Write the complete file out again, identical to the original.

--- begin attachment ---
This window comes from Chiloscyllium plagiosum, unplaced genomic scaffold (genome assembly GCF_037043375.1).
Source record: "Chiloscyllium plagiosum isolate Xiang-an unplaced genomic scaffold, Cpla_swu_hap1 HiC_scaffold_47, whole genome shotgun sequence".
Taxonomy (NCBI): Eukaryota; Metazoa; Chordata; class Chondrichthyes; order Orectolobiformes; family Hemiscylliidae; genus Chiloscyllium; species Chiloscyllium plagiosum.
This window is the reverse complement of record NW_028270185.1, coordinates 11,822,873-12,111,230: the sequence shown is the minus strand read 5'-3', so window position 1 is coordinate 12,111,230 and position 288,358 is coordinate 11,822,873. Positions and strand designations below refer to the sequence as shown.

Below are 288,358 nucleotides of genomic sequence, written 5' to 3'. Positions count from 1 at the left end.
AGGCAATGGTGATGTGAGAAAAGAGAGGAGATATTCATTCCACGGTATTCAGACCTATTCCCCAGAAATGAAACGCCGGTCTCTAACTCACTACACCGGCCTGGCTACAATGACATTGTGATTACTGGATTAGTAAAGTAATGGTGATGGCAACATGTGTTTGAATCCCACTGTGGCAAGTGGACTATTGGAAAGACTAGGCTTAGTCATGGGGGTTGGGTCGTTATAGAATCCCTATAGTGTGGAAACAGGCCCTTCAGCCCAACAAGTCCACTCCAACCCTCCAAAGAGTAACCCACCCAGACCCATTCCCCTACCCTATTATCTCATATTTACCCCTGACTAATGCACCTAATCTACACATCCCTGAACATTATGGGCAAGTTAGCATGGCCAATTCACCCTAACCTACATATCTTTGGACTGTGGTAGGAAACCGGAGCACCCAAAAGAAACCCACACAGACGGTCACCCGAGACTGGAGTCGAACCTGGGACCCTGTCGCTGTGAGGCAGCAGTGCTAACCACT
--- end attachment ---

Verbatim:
This window comes from Chiloscyllium plagiosum, unplaced genomic scaffold (genome assembly GCF_037043375.1).
Source record: "Chiloscyllium plagiosum isolate Xiang-an unplaced genomic scaffold, Cpla_swu_hap1 HiC_scaffold_47, whole genome shotgun sequence".
Taxonomy (NCBI): Eukaryota; Metazoa; Chordata; class Chondrichthyes; order Orectolobiformes; family Hemiscylliidae; genus Chiloscyllium; species Chiloscyllium plagiosum.
This window is the reverse complement of record NW_028270185.1, coordinates 11,822,873-12,111,230: the sequence shown is the minus strand read 5'-3', so window position 1 is coordinate 12,111,230 and position 288,358 is coordinate 11,822,873. Positions and strand designations below refer to the sequence as shown.

Below are 288,358 nucleotides of genomic sequence, written 5' to 3'. Positions count from 1 at the left end.
AGGCAATGGTGATGTGAGAAAAGAGAGGAGATATTCATTCCACGGTATTCAGACCTATTCCCCAGAAATGAAACGCCGGTCTCTAACTCACTACACCGGCCTGGCTACAATGACATTGTGATTACTGGATTAGTAAAGTAATGGTGATGGCAACATGTGTTTGAATCCCACTGTGGCAAGTGGACTATTGGAAAGACTAGGCTTAGTCATGGGGGTTGGGTCGTTATAGAATCCCTATAGTGTGGAAACAGGCCCTTCAGCCCAACAAGTCCACTCCAACCCTCCAAAGAGTAACCCACCCAGACCCATTCCCCTACCCTATTATCTCATATTTACCCCTGACTAATGCACCTAATCTACACATCCCTGAACATTATGGGCAAGTTAGCATGGCCAATTCACCCTAACCTACATATCTTTGGACTGTGGTAGGAAACCGGAGCACCCAAAAGAAACCCACACAGACGGTCACCCGAGACTGGAGTCGAACCTGGGACCCTGTCGCTGTGAGGCAGCAGTGCTAACCACT